The first thing that hits you upon entering Otto Youngers' exhibit at the LA Artcore Brewery Annex, is the smell. Just a nanosecond before my eyes were filled with the wonder of Youngers' incredible installation, my nose recognized the earthy, spicy smell of wood. Hints of cedar and pine transported me back to my youth in the Northwest. I call this out because the presence of wood is relatively absent in our LA existence and I didn't realize how absent until I was faced with this room full of wood sculpture. Not to worry, Youngers' work is created entirely from recycled and reclaimed wood gathered from construction sites.
But enough about my olfactory reverie, that was an unexpected bonus. The real story here, is the work. Titled "Flora, Fauna, Viruses... OR Trees Make Better People" (the annotated version of a much larger tome) is heady and humorous.
I was pulled to attend this exhibit by the image on the postcard advertising the show. In it, three hybrid AK-47-esque weapons sport a shovel, a pitch fork and a pick-axe on their shafts. Referring to the 'swords to ploughshares' concept where tools of destruction are transformed into beneficial use, his iteration is fantastic. He has created nine "tools" that hang on the wall adding a broom, wrench, mop, and hoe among others. Residual paint and handwriting from the woods' previous use are visible on some of the pieces. This tension between destruction and creation appears to be a theme throughout most of the show.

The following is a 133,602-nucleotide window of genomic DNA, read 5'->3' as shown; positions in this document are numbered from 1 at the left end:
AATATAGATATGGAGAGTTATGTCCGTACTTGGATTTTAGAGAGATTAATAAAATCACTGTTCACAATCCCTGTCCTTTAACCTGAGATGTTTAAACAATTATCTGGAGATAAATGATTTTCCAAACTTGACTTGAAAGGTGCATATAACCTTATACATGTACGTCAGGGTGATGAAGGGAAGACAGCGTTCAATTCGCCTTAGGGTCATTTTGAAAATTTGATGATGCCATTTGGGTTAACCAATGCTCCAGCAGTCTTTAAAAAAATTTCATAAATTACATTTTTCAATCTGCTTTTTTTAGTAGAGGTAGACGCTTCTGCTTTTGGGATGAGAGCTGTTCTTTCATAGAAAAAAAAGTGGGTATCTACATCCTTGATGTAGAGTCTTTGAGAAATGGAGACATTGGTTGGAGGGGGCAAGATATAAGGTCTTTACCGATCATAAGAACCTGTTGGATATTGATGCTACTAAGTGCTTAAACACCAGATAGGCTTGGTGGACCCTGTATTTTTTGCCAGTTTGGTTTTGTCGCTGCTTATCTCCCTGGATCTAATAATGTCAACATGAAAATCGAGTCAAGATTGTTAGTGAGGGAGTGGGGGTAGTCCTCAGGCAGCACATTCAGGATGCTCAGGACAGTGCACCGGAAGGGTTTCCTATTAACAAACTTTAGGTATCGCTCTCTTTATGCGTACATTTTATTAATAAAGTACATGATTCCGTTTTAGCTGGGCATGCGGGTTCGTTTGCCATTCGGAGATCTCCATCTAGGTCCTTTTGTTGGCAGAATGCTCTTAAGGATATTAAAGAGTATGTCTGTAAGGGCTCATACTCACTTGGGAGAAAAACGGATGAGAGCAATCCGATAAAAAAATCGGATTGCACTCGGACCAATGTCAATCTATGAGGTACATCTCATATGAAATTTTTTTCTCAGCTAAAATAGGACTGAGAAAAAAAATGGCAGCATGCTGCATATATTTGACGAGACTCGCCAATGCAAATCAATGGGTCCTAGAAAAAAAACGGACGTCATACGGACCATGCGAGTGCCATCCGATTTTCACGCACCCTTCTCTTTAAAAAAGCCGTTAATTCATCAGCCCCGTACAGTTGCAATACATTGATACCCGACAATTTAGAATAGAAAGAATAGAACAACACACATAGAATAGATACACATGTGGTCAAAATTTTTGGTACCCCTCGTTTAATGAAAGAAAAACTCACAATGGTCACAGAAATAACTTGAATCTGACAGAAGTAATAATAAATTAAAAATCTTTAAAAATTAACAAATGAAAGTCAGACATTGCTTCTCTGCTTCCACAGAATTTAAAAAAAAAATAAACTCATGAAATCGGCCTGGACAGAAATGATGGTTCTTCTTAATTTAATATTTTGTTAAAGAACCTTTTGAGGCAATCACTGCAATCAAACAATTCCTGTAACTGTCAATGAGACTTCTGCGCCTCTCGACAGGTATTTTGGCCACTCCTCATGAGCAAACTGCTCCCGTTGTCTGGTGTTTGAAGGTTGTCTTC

Universal Theory of Chaos is a suspended piece. Missiles created from formed logs, flying violins, brains and skulls soar over a pile of detritus. Bones and body parts form almost a reflective shadow below yet in and amongst the destruction, a flower grows, or a beetle crawls, the cycle of nature constantly in question.
A giant virus appears to spawn smaller viruses that skitter throughout the exhibit. Eight humongous bird characters stand sentry throughout the space in a loosely formed conglomerate titled "Bird Brains and Other Evolutionary Tails."
The back room is a singular installation titled "Queue." This piece has a different feel than the rest however the material usage, style and sense of humor are unmistakenly Youngers. Stantions complete with gracefully curved ropes (made from wood) create a maze in which many pairs of shoes stand in line. These shoes are both realistic and fantastic. They represent humanity and span eras and cultures by their design. The line is circular, going nowhere. Pairs are situated as if in conversation or in impatience.
This show is provacative and fun. And as I said earlier, smells good. What more could you want?